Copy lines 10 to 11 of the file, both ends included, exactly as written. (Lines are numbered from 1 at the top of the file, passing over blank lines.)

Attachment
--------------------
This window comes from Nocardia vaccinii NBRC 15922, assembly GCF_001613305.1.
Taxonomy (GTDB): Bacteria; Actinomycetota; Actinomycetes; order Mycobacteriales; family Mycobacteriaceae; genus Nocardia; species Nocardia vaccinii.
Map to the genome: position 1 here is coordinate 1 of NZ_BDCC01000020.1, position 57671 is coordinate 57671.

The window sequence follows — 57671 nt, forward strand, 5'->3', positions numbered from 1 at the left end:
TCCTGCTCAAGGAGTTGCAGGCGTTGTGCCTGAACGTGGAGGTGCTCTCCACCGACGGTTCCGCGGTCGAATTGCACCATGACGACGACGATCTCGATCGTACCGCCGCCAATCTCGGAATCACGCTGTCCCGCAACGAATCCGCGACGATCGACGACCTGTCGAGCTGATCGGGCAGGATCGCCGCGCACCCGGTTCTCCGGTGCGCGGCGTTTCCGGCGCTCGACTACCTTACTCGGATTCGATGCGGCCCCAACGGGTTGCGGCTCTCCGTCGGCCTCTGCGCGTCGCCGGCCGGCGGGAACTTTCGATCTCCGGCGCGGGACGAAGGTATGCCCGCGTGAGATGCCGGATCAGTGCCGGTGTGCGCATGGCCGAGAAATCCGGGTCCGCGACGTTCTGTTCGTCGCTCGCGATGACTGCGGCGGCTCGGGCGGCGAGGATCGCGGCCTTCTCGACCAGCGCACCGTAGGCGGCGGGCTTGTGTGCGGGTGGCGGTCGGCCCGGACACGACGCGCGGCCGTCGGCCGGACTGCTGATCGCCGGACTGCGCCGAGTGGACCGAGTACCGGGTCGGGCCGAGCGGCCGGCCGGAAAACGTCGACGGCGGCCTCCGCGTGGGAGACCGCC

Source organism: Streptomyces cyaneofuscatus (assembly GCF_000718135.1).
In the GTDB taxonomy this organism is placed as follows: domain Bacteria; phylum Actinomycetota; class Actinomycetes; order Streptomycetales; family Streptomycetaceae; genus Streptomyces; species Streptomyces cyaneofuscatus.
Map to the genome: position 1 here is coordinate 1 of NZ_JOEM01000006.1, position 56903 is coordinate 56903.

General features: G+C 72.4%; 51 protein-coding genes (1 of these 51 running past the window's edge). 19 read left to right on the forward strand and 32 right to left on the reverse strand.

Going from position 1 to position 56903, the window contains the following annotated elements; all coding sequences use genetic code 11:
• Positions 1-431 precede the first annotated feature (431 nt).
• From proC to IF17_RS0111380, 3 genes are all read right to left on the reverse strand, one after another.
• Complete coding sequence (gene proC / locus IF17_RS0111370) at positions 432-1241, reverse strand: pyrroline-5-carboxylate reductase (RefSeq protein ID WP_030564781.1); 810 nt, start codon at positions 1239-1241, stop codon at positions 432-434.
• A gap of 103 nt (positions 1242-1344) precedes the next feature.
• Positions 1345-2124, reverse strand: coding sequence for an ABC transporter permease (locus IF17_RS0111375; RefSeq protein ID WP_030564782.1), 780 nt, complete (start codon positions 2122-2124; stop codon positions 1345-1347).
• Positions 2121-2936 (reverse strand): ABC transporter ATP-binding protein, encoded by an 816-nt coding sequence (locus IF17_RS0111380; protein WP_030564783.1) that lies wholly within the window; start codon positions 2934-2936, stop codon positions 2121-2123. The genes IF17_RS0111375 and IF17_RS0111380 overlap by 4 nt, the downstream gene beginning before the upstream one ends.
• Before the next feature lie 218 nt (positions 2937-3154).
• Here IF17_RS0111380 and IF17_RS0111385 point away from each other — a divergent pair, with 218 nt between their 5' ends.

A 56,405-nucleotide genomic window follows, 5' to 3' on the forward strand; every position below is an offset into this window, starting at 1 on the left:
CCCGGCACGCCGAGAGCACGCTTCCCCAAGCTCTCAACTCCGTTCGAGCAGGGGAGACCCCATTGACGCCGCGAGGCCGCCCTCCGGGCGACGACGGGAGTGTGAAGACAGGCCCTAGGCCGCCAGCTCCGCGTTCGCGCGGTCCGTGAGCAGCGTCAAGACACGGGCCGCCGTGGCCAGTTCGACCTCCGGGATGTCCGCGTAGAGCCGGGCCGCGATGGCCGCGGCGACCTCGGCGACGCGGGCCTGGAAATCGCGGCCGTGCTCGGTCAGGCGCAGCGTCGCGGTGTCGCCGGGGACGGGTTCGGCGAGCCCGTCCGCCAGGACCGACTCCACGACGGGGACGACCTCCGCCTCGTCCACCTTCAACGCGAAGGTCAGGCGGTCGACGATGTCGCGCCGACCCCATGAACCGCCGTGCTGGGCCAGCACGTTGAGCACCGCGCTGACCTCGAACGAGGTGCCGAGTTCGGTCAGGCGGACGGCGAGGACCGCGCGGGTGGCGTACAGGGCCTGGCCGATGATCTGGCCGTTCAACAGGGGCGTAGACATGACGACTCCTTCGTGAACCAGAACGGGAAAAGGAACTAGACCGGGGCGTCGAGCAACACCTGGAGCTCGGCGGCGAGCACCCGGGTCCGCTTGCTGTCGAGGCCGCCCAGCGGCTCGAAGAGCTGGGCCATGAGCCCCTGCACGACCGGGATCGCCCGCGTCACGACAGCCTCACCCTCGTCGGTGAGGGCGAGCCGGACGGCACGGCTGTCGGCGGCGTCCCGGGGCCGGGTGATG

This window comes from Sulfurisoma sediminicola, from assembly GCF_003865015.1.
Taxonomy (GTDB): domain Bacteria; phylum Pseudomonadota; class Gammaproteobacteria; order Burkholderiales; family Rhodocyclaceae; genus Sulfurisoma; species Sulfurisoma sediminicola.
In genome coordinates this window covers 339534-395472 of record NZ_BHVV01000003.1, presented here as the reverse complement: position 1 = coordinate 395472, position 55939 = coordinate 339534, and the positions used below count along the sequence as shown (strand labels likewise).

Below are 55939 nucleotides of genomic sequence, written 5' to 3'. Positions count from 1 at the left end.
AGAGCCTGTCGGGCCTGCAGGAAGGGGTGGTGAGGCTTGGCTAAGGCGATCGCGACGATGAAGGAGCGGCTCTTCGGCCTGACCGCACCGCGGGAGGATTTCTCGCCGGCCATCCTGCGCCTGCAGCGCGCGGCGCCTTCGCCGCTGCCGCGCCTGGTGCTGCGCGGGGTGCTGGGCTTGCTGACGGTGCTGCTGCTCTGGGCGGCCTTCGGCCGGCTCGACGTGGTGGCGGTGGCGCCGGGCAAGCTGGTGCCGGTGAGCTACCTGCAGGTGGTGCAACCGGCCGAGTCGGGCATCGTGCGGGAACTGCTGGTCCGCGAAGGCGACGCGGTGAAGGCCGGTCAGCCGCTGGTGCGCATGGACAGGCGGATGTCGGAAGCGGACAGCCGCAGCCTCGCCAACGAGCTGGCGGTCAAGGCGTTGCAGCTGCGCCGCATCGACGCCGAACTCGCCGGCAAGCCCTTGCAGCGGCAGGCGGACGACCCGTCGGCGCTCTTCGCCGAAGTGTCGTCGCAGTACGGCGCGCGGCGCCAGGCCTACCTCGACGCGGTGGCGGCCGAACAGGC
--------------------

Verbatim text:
Going from position 1 to position 56903, the window contains the following annotated elements; all coding sequences use genetic code 11:
• Positions 1-431 precede the first annotated feature (431 nt).